Apr 29, 2010

Leadership Pipeline

When Zambia’s now former president, Frederick Chiluba, was making a push to amend the constitution to allow him to stand for a third term, one of his primary arguments was that his agenda was unfinished, and that he needed another term to “improve the conditions of the country”. I have heard echoes of this with the recent re-election of Sudan’s al-Bashir (who has already ruled for 20 years) and from Ethiopia’s Meles Zenawi (also at the healm for 20 years).


“Is the need to finish an agenda, a good enough reason to do away with constitutional terms limits?”

No, it is not. Development is a continuous process, and does not revolve around a president and a few key personnel. As a president 'exits the stage' someone else will take over and continue the work that is left to be done. 

With our history of cult personalities and life term president(s) in Zambia, and Africa as a whole, it is critical to prevent these occurrences. Prolonged time in office allows for greater centralisation of personal power and the deeper entrenchment of corruption and cronyism. 

When I hear arguments in favour of no term limits to avoid power vacuums and instability, I see this as self-serving and a symptom of a larger deficiency - a lack of leadership development. A disproportionate amount of power lies in the hands of an elite few, and it is in their best interests to retain power and continue enjoying its benefits. This stifles the growth of new and better ideas, and provides no incentives for new leaders to emerge.  And as a result we continue to recycle the same politicians often with the same failed policies and end up with the same results.  

There are no easy answers on how to move towards true political maturation with leadership renewal and a balance of power that is not skewed to the benefit of a few.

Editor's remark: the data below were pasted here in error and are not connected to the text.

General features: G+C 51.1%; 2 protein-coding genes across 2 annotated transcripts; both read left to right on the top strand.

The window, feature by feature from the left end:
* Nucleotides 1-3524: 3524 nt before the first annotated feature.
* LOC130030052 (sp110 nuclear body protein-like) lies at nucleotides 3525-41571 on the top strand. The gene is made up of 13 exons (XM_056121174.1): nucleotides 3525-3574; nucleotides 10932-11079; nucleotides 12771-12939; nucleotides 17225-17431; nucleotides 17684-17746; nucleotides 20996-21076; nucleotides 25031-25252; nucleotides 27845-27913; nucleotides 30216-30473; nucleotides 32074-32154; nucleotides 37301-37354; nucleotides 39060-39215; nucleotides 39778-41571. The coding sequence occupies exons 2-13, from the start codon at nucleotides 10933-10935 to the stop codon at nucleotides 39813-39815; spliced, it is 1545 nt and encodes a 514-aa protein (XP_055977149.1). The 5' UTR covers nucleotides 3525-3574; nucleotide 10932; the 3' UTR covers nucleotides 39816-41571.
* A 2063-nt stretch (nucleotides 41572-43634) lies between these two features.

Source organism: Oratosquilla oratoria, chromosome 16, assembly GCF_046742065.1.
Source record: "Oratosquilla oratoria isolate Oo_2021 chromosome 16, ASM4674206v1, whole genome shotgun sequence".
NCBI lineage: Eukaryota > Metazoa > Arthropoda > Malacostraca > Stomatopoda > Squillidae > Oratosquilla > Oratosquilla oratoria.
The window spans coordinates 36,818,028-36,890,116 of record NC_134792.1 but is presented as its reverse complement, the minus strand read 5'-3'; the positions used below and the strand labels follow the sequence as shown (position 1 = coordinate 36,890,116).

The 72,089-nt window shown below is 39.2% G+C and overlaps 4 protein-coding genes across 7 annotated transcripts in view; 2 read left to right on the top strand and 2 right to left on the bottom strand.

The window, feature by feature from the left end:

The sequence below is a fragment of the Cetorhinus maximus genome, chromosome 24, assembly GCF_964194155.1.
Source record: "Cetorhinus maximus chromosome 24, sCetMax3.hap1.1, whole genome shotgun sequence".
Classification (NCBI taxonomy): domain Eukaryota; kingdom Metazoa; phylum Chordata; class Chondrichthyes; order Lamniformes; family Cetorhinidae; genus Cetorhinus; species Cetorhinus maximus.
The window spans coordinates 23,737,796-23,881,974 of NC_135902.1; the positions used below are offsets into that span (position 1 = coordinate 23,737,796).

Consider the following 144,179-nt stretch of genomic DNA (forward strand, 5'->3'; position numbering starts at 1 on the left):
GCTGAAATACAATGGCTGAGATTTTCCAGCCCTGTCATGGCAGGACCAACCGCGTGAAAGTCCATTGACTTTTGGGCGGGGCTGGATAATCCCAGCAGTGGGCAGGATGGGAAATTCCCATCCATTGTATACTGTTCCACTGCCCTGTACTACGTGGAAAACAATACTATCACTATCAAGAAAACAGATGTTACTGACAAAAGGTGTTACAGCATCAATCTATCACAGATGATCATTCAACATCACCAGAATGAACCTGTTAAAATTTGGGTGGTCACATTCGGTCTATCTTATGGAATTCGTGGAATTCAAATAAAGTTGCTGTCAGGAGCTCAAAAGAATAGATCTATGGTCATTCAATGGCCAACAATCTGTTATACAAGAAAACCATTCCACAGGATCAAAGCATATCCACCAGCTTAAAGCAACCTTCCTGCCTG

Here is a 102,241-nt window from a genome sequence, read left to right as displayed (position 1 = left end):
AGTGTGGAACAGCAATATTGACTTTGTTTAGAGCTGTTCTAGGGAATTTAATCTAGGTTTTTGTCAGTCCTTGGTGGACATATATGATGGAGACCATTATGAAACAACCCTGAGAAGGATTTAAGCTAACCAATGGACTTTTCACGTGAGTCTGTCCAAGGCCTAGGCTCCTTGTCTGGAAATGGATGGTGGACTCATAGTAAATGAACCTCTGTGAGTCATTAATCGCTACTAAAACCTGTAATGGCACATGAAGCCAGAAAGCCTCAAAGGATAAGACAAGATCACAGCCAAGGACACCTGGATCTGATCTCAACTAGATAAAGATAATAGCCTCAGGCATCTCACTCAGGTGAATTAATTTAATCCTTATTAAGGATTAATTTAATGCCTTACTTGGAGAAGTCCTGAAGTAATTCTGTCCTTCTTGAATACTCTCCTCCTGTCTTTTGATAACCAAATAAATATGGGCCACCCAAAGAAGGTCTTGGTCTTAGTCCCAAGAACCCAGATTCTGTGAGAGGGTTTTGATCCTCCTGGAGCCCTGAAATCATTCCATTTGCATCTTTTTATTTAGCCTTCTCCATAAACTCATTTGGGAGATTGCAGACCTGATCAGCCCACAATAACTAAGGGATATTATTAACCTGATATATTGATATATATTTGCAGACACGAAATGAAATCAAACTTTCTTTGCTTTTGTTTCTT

The following are some conditions that need to exist to ensure strength in a country's foundation and in its democratic processes: 
  • A strong electoral system independent from the Executive branch, and free of political interference. In Zambia, the president has the authority to make appointments to the electoral commission, and in essence can determine the date of elections or even who is deemed eligible to stand.
  • Independent and impartial law enforcement that is not used as a tool of the ruling class to intimidate and harass would-be candidates and their supporters.
  • An independent judiciary which protects the rule of law and civil liberties.
  • An independent media that provides exposure and coverage to all political parties, and representatives.
  • Coordinated and engaged civil society organisations.
At the heart of this discussion is the need to have a competitive political climate; where people have the freedom to seek public office without fear of intimidation or harassment, and where the free exchange of ideas is fostered and encouraged. Only then can we have genuine multi-party democracy.

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